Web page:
In 2009, the German utility RWE proudly completed what it boasted at the time was the world’s most modern combined gas and steam turbine power plant with a conversion efficiency of 57 per cent, meaning 57 per cent of the energy in the gas was turned to power. It was a shining example of a clean power plant.
But high gas prices, cheap coal and a glut of output from renewables meant that the plant was unprofitable from the start. In the first half of 2011, it worked at only 57.4 per cent of capacity. In the first six months last year, usage fell to 19.8 per cent. In the first six months of this year, it was 15.3 per cent. Other German utilities tell a similar story.
Under Germany’s Renewable Energy Act introduced in 2000, power from solar and wind plants is subsidised through guaranteed prices or “feed-in tariffs” financed by electricity consumers via a surcharge on their bills. Green energy also gets priority in the electricity transmission grid, meaning that power from fossil sources is used only when there is no green electricity available.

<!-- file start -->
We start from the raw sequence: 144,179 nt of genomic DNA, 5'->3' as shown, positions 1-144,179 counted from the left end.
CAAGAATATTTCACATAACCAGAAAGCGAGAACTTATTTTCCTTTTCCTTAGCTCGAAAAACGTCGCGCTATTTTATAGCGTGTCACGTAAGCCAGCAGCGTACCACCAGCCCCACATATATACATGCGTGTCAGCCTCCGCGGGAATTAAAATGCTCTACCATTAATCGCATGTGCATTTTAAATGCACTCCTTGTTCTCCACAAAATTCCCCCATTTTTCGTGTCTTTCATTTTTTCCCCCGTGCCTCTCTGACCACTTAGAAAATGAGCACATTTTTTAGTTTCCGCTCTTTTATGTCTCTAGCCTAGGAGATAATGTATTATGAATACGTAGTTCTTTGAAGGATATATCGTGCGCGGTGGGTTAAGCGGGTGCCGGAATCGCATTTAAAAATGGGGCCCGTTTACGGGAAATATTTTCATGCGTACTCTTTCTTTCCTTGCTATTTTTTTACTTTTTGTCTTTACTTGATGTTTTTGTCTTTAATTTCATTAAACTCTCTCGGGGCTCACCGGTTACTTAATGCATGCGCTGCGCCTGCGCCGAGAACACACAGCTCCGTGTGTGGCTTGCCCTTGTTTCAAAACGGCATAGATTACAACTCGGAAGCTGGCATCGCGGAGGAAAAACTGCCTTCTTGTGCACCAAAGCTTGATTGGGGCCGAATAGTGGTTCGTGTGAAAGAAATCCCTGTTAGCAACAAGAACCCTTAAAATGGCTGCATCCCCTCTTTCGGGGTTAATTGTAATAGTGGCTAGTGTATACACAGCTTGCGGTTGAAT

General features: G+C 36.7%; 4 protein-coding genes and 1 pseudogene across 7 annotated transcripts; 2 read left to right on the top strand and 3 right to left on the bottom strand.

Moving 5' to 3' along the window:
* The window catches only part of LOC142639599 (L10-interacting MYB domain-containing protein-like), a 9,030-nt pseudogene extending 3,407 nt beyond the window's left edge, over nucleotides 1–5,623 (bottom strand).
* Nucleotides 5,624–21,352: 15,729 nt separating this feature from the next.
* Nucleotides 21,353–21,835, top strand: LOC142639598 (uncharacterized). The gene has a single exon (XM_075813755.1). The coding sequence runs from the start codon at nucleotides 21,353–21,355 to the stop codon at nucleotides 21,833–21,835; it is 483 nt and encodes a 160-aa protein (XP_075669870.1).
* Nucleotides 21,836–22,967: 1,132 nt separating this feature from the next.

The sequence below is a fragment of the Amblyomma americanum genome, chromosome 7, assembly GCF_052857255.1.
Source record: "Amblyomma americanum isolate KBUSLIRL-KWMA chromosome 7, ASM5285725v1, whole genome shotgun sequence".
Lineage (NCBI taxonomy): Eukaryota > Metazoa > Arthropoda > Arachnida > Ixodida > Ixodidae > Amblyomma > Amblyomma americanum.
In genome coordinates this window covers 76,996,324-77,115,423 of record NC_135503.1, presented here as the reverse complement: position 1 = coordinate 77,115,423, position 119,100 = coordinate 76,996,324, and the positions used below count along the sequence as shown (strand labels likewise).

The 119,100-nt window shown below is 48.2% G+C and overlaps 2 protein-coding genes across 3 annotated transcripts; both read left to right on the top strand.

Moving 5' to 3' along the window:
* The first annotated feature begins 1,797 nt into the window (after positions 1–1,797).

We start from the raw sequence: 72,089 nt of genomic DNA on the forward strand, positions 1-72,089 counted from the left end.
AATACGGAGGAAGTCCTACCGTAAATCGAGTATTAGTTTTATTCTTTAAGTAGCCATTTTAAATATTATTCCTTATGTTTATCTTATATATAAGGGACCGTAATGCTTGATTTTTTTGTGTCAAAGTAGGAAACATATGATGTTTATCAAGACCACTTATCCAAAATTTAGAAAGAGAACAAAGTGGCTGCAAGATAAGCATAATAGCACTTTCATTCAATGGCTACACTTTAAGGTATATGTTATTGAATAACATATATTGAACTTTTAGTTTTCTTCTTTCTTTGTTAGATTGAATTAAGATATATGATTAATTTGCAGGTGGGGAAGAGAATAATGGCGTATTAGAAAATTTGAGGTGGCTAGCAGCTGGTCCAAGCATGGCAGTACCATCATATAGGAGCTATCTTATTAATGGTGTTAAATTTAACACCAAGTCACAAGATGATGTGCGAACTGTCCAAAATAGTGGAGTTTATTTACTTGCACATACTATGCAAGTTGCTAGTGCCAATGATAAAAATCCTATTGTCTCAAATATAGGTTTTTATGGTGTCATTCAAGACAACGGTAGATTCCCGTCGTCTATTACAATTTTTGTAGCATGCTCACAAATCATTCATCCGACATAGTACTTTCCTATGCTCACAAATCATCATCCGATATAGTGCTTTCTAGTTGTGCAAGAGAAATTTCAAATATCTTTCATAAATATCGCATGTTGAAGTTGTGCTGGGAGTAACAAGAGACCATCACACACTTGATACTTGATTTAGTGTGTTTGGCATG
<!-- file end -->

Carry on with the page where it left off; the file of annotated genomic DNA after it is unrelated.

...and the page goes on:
The supply of green electricity has reached 25 per cent on average, although it can rise far above that on sunny and windy days, reaching an all-time record on 61 per cent on one Sunday last June. The surge in green electricity has driven down the wholesale price of power. On the futures market of the German-Austrian power exchange, the trendline has fallen from about €63 (Dh312.92) at the beginning of 2010 to about €43 for a megawatt hour (MWh) in mid-2013 for power deliveries in 2016, according to Renewables International magazine.
Utilities sell most of their power generation three years in advance, so the full impact on profits of the recent drop in wholesale prices has not even been felt yet. Worse, for the utilities, the renewable share is increasing in Germany much faster than expected.
“The situation is unacceptable for us as an investor,” said Jürgen Tzschoppe, the German head of the Norwegian power company Statkraft, whose new €300 million gas-fired power station in the western German town of Hürth has hardly been used all year because it makes no commercial sense to fire it up.
Regardless of how modern and efficient your gas power station, it’s impossible at the moment to make money from it. By contrast, ageing coal-fired power stations – both lignite and black coal – are boosting their output because coal prices are relatively low.
So while the chancellor Angela Merkel’s government is talking about clean energy, German coal plants are belching out carbon dioxide.